Where Monster Hunter 3 Ultimate’s Localized Monster Names Come From

By Ishaan . December 22, 2012 . 3:00pm

Andrew Alfonso, the Localization Project Manager at Capcom who’s working on Monster Hunter 3 Ultimate, recently posted a blog entry providing insight into the localized names for some of the monsters in the game. Check out the explanations below and read the full blog entry here.

 

Arzuros (original: Aoashira)

The name Arzuros is a combination of two words: “azure” and Latin word “ursus“, which means bear. Oddly enough, this was actually one of the easier names to decide on. We did throw around a few other ideas that utilized the same combination of words, such as Azursus and Azuros, but in the end we felt that Arzuros was the best fit for the monster.

 

Lagombi (original: Urukususu)

Believe it or not, the localized name for “Urukususu” was one of the hardest names to decide. For the localized name we decided to base it off of the Greek word for hare, “lagos“. The “-mbi” part was to give the name a unique, cute sound overall, ala “Bambi”.

 

Volvidon (original: Rangurotora)

Volvidon was conceived by combining the word “revolve” and adding the dinosaur-like suffix “-idon“. We didn’t go with “-odon” because that suffix means “tooth”, and because it’d sound way too much like “Volvo”, and it’s not cool to beat up on a car. While “Volvidon” sounds vastly different from the monster’s Japanese name “Rangurotora”, we still feel that we captured the essence of the monster well.

 

Zinogre (original: Jinouga/Zinogre)

Since the beginning of the series, every localized name has had to receive the official seal of approval from the director of the game in which the monster first appears. That said, the final decision to go with “Zinogre”, which is the official English spelling of the Japanese name, was made in the same way by the director of Monster Hunter Portable 3rd, Yasunori Ichinose. The name had appeared on several pieces of merchandise – most notably t-shirts sold in Uniqlo – so he wanted to stick with that naming scheme for the localized version.

 

Stygian Zinogre (original: Zinogre Sub-species)

For the Zinogre subspecies, we initially proposed “Scarlet Zinogre“, but the Japanese development team wanted to emphasize a different side of this vicious beast. They had imagined the Zinogre subspecies as having the presence and attitude of a hellhound a la Cerberus when they came up with its initial design, so we went back to the drawing board and came up with Stygian. As to be expected of a word related to the river Styx, it sounds as dark and treacherous as the monster itself. Having battled it numerous times myself in the Japanese version, I have to say that Stygian definitely fits!

 

You can check the full blog entry out at the link posted above. It contains more details about some of the monsters you see here, most notably a short-lived alternate localized name for Zingore.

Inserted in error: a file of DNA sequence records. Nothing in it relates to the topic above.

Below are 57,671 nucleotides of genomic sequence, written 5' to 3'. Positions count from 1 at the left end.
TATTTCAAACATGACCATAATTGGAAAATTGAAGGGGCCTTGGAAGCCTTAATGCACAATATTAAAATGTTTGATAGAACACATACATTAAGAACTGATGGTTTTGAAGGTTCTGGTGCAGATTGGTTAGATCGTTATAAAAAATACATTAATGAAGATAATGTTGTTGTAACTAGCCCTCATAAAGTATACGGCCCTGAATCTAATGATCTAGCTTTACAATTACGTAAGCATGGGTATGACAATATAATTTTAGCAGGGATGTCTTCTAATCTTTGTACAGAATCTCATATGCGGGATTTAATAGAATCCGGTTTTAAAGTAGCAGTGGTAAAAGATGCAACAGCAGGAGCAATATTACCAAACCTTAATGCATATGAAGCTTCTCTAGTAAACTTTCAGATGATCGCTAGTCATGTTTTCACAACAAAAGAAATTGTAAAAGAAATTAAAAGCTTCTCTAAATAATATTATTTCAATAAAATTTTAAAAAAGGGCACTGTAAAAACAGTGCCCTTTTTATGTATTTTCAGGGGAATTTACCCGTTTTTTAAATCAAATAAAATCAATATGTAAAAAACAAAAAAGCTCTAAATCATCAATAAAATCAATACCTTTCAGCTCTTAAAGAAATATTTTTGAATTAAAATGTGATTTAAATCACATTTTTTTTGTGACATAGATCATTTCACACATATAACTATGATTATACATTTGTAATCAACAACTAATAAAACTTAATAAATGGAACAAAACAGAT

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  • Spider-Man

    You used Aoshira’s picture to describe Urukususu.

  • Pockystix

    two bears

  • Shadowman

    Hunting these beautiful creature will truly be awesome.

    • Spider-Man

      Wearing their skin will also be awesome.

      • Shadowman

        And manly.

  • riceisnice

    I’ve always pronounced it as Jinouga. It’s just a fun word to say. Jin-ooooh-gaaah

  • PreyMantis

    I still feel Jinouga is still a better sounding name and easier to pronounce than Zinogre.

    • http://blackstar2661.deviantart.com/ SilverSpades

      I don’t know why but ‘Jinouga’ sounds so badass.

    • Sakurazaki

      It’s technically the romanized version of the name, right?

      I agree though, I like how it sounds. And looks.

    • Serpenter Rex

      The only difference in pronunciation is ‘Zin’ instead of ‘Jin’, right? Just pronounce the ‘Ogre’ like in shrek, I think. Zin-Ouga

    • TaintedSeraph

      Either way it is supposed to be pronounced ‘Shin-ogre.’ The J in the Japanese romanization isn’t a hard J, it’s a soft one. Similarly, it’s a long A in ‘ouga’ so it is supposed to sound like ‘ogre.’

  • Namuro

    Well, I’ll be… that sure answered my question about Lagombi’s name in my post from ages ago…orz

  • WizardoftheBlueOrder

    “it’s not cool to beat up on a car.”

    This is coming from Capcom? My how you’ve changed since Street Fighter 2.

    • Cellsai

      Haha, beat me to it!

  • ShawnOtakuSomething

    am I the only one who wants to hug a Arzuros ?

  • ZEROthefirst

    I’m more interested in knowing how they changed Hapurubokka to… wait for it Niblesnarf… *smacks face*
    “Snarf Snarf, watch out Linon-O!”

  • konsama

    Wow i hadn’t heard ranguro new name, Volvidon sounds cool, but too pokemon-ish, not like the shira breed don’t look like pokemon at all. >_>

  • Nasser Al-Ojayan

    why change the names in the first place?

    • http://wiredjungle.wordpress.com/ DrakosAmatras

      They possibly felt that Japanese names don’t flow well or sound as cool (or in some cases, make sense) when used for English releases.

    • Haseyo

      Because trying to pronounce their long Japanese names is annoying? I have 300+ hours in Portable 3rd and still don’t know how to pronounce them. I’m all for the localized names.

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